WE’RE all aware that humankind is struggling against the consequences of our own creation, but it sometimes takes a fact, a figure – or in my case a photograph – to snap it back to the centre of your attention.
For me, it was an image shared by Joseph Bailey in the latest IChemE Centenary webinar that showed a father and son floating in a river filled with plastic pollution on a boat they made from polystyrene searching for items they could sell to junkshops in Manila (p20). It’s startling and disheartening.
Since we’re discussing reuse, I hope you’ll forgive me for recycling a Shakespeare quote (and slightly upcycling it for my own needs), but what we’re seeing is society “hoist by its own petard” – that is we’re being defeated by our own inventions. In the case of plastic, the very properties that make it such an attractive product in such a wide variety of applications have seen it become a near everlasting scourge in our environment.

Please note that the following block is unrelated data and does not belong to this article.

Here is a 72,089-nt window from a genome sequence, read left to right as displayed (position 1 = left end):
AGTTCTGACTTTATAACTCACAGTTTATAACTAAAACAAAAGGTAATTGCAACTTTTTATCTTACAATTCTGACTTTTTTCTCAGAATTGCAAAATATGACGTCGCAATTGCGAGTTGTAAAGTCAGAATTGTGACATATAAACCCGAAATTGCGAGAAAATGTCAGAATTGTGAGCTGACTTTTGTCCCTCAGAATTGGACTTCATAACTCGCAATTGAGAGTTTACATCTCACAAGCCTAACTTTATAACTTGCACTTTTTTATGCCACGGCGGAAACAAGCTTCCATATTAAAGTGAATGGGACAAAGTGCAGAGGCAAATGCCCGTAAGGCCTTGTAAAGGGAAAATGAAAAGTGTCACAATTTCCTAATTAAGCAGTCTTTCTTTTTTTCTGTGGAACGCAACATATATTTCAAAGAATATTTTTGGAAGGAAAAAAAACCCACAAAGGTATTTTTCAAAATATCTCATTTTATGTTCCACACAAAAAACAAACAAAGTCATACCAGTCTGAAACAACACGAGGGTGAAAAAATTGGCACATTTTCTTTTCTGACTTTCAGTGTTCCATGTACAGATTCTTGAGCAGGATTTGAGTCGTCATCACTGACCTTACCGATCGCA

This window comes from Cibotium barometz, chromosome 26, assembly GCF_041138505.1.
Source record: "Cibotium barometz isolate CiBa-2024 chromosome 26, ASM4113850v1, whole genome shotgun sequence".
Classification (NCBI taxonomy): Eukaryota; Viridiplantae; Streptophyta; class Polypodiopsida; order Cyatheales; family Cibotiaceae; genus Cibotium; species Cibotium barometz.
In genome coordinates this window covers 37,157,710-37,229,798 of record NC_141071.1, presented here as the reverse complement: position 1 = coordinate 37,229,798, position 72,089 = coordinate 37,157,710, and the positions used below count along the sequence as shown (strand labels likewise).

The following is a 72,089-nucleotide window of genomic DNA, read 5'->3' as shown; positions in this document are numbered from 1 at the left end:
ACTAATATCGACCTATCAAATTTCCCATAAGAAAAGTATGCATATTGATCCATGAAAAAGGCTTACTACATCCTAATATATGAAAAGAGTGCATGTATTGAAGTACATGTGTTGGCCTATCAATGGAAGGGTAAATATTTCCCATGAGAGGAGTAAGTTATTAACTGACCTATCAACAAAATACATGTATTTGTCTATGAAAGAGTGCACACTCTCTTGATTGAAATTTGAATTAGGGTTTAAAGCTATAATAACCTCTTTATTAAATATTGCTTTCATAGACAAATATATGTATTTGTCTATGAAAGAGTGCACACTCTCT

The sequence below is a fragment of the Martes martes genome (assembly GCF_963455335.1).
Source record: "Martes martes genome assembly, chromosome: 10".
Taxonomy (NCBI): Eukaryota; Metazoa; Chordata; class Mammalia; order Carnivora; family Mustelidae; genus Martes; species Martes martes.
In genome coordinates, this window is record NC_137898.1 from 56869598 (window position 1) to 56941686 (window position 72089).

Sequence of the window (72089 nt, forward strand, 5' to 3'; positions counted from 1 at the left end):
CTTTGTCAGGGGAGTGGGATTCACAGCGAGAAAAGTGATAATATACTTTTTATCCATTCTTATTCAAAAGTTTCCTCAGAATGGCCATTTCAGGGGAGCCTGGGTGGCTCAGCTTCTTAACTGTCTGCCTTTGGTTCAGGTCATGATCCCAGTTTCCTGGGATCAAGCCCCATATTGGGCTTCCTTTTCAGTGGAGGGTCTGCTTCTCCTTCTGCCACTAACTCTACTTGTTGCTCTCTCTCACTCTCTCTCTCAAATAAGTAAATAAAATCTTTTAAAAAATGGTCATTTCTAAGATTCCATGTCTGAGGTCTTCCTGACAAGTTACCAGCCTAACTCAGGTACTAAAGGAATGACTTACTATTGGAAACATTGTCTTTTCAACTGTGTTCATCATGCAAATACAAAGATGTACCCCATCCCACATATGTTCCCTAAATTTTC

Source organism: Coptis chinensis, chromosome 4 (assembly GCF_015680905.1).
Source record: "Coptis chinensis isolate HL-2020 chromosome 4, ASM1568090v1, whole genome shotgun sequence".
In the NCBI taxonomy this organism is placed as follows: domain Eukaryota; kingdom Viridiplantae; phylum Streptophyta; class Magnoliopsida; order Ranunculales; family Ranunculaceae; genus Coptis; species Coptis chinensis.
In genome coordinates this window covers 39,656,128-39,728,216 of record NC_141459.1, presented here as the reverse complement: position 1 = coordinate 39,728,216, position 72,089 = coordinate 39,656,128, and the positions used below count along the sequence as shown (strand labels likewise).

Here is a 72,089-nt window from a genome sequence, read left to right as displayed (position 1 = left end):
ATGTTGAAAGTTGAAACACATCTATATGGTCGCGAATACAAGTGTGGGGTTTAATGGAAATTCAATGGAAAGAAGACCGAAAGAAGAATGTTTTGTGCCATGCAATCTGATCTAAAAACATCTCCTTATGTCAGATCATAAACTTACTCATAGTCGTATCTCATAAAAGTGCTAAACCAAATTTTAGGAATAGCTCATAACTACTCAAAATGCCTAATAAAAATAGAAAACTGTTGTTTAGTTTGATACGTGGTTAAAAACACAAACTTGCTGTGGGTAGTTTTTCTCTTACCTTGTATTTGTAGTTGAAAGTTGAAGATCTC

If we take a step back, the previous line spoken by Hamlet refers directly to engineers: “For ‘tis the sport to have the enginer Hoist with his own petard”.
Yet the unforeseen consequences of our inventions are, as shown so starkly by that father and son in the Philippines, impacting many more than just the inventor, and we’re now pressed into searching for ways to reinvent ourselves out of the far-reaching problems of our own making.
So it is encouraging to discover the research and development that scientists and engineers are pushing ahead with to overcome the issues created by the materials we use to make our modern world. There is the early-stage research into chemicals recycling processes that would help prevent plastics from reaching the environment (p31). There are the efforts inspired by nature and Ancient Rome to produce greener cement (p28). And there are projects underway to find cleaner ways to dye our clothes and close the loop on water use (p22).
Circularity is the watchword here. It must become embedded in our education, our thinking, and the projects we undertake. As future materials developer Fang Xie said (p20), we need to guard against inventing solutions today whose impacts others will have to clean up tomorrow.
That sort of circularity must be avoided.
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Correction: this article mistakenly referred to the pictured father and son being in Indonesia when they were in fact photographed in the Philippines.
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